The Old Aqueduct, also known as Kamares, is a well-preserved aqueduct in the city of Kavala and is one of the city’s landmarks.
While the aqueduct is probably of Roman origin, the current structure dates to the 16th century. It’s an early 14th century Byzantine wall, built as part of the fortifications on the Kavala citadel, probably also served as an aqueduct. If so, it would be a rare example of a Byzantine aqueduct, since Byzantine cities more commonly used wells and cisterns rather than maintaining existing Roman aqueducts or building new ones. The dam wall was replaced with the present arched aqueduct during the repair and improvement of the Byzantine fortifications of Suleiman the Magnificent. During the same period, restorations were carried out in other monuments of the city and Constantinople. Some authors date the construction to 1522 of the siege of Rhodes, but a more likely date is between 1530 and 1536. Until 1911, it was still used to supply the city with drinking water from the area of Old Kavala, at an altitude of 400 meters.
The Kamares have a maximum height of 25 meters. It rests on 18 massive mezzanines, and has a double, in some places triple, row of superimposed arches. It was built to bridge the low part that separates the peninsula of Panagia from the opposite mounds. The duct is 6 kilometers long, starts from the so-called “Mother of Water” and reaches the city through bridges and reservoirs. The whole southern part and part of the northern end were restored. Two inscriptions in Arabic and Greek certify that everything was carried out in 1818, financed by Mehmet Ali. The aqueduct is made of granite and clay elements.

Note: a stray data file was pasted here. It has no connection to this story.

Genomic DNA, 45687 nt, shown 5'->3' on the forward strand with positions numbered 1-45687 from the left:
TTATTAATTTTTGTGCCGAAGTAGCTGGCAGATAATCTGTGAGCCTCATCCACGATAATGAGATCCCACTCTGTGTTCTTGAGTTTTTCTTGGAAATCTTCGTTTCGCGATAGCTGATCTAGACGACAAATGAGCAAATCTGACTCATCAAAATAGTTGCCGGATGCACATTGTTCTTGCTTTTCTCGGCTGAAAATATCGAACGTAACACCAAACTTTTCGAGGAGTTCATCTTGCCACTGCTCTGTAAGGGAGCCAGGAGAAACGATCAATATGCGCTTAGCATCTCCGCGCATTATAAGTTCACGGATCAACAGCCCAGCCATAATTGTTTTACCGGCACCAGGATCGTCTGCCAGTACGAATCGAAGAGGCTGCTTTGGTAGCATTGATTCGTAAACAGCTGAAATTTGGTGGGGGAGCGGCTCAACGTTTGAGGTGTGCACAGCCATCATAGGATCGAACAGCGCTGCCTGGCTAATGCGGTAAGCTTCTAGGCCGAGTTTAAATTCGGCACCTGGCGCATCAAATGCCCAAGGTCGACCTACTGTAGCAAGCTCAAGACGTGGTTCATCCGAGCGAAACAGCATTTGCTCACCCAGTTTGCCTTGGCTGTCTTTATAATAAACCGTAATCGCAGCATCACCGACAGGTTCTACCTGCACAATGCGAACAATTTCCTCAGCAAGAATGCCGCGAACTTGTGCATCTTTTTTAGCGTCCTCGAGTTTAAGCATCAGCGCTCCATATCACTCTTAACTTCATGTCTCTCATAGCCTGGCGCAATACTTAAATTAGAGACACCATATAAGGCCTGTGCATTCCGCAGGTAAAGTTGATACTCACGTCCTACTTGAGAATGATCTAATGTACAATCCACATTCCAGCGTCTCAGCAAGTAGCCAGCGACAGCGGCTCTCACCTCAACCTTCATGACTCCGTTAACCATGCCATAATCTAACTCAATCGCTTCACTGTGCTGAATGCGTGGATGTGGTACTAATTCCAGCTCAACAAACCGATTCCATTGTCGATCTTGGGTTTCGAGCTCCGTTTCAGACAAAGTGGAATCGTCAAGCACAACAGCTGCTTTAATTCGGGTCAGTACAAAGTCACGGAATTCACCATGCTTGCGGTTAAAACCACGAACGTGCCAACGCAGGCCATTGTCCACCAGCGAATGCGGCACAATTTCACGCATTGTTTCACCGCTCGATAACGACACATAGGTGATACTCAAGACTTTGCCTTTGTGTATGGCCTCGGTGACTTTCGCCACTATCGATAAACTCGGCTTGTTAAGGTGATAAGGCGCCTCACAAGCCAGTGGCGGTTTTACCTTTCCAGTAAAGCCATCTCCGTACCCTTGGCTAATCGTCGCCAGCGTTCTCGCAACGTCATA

It is divided into three sections. The lower tier consists of almost square piers, 6 meters wide, and single arches. The middle tier includes alternating single and double arches, while in the upper tier is the water duct.
There are two water tanks, one at the northern and one at the southern end, in which the water was stored with the help of the overflow system. The water from the tanks was then distributed to the city and to public fountains, public buildings and a few private homes.
In 1912, the Bulgarian authorities repealed the protective measures and turned the aqueduct into a road. The traversal of pedestrians, herds and carriages caused damage and cracks in the duct, resulting in the loss of water and frequent water contamination.